OTSO Living in the Countryside

The countryside. The place where you don’t have to try hard to find a farmer’s market or a good place to grab a pint, even if you do risk being lost in a field of cows on the way there. For some the countryside is the ideal haven, a sanctuary of sorts. To others it’s a place of monotony; where excitement goes to die.

There are two sides to every argument, so why don’t we explore the arguments you haven’t thought about.

Lovely: Open Space

The countryside has a lot of space. 93% of space in the UK is not ‘Urban’, that means there’s a lot of places to play hide and seek in the woods. Whether you feel trapped by the proximity of the city or just like having a lot of places to work out, the countryside has the space you need. And there’s obvious health benefits to not being crammed in the countryside; the country can have more than half the air pollution of the city.

Depressing: No Spontaneity

This may shock city dwellers, but there’s no Uber in the countryside. You’re more likely to find a river to swim in than find a bus that comes at a convenient time. Everything that is exciting or fun will be as far from you and as hard to get to as physically possible. Spontaneity and country living are completely incompatible.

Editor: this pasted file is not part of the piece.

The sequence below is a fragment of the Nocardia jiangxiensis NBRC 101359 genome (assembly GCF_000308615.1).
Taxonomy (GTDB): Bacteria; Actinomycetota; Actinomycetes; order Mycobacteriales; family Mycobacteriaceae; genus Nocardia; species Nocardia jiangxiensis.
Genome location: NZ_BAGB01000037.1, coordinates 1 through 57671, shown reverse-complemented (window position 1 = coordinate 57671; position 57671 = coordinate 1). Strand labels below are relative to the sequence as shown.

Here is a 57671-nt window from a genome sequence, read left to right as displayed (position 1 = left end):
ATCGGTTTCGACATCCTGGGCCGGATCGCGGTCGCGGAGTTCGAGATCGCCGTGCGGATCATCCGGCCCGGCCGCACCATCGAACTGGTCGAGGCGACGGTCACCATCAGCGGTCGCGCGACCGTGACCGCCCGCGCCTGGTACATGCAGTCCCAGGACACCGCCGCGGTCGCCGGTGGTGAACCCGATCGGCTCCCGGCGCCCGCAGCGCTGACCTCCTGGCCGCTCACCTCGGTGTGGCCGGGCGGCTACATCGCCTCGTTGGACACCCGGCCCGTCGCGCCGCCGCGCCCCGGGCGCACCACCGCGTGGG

Lovely: Peace, Quiet and Comfort

Even when it’s quiet in a city it isn’t truly quiet, it’s just less loud. Whereas in the country, you can go for hours without hearing a sound other than birds tweeting. The countryside is the perfect place to cuddle up by the fire with a good book, put your pyjamas on and go to bed at a reasonable hour. If you thrive off of comfort rather than thrills, the country is the place to be.

Depressing: No Diversity

In a city you can find restaurants from every cuisine known to man, meet people from countries and islands you’ve never even heard of and befriend complete strangers on a night out, never to see them again. In the countryside things are predictable and familiar; you’re stuck with pubs that serve the same five meals over and over again, people who have never even left the county they were born in and who all work in the same job.

Lovely: People Know You

Your neighbours will volunteer to feed your pets when you go on holiday. You’ll spend ages in the local shops catching up with people you know, get amazing customer service in any cafés and you’ll be the first to know any village controversies. If you like being able to wield power and influence, the countryside is where it’s at.

Depressing: People Know You

Privacy is not an option. A trip to the doctors or the local supermarket can become the topic of local gossip within minutes. Nothing is ever quick and easy because people will stop you to talk wherever you go. You’ll be drawn into a hierarchy of established locals and new arrivals, all competing for power and control over important institutions like the cricket club or church fete. Put one foot out of line and you’ll be called out on the village Facebook group. It’s a realm of backstabbing and no anonymity, so is not for the fainthearted.

Tom @ OTSO

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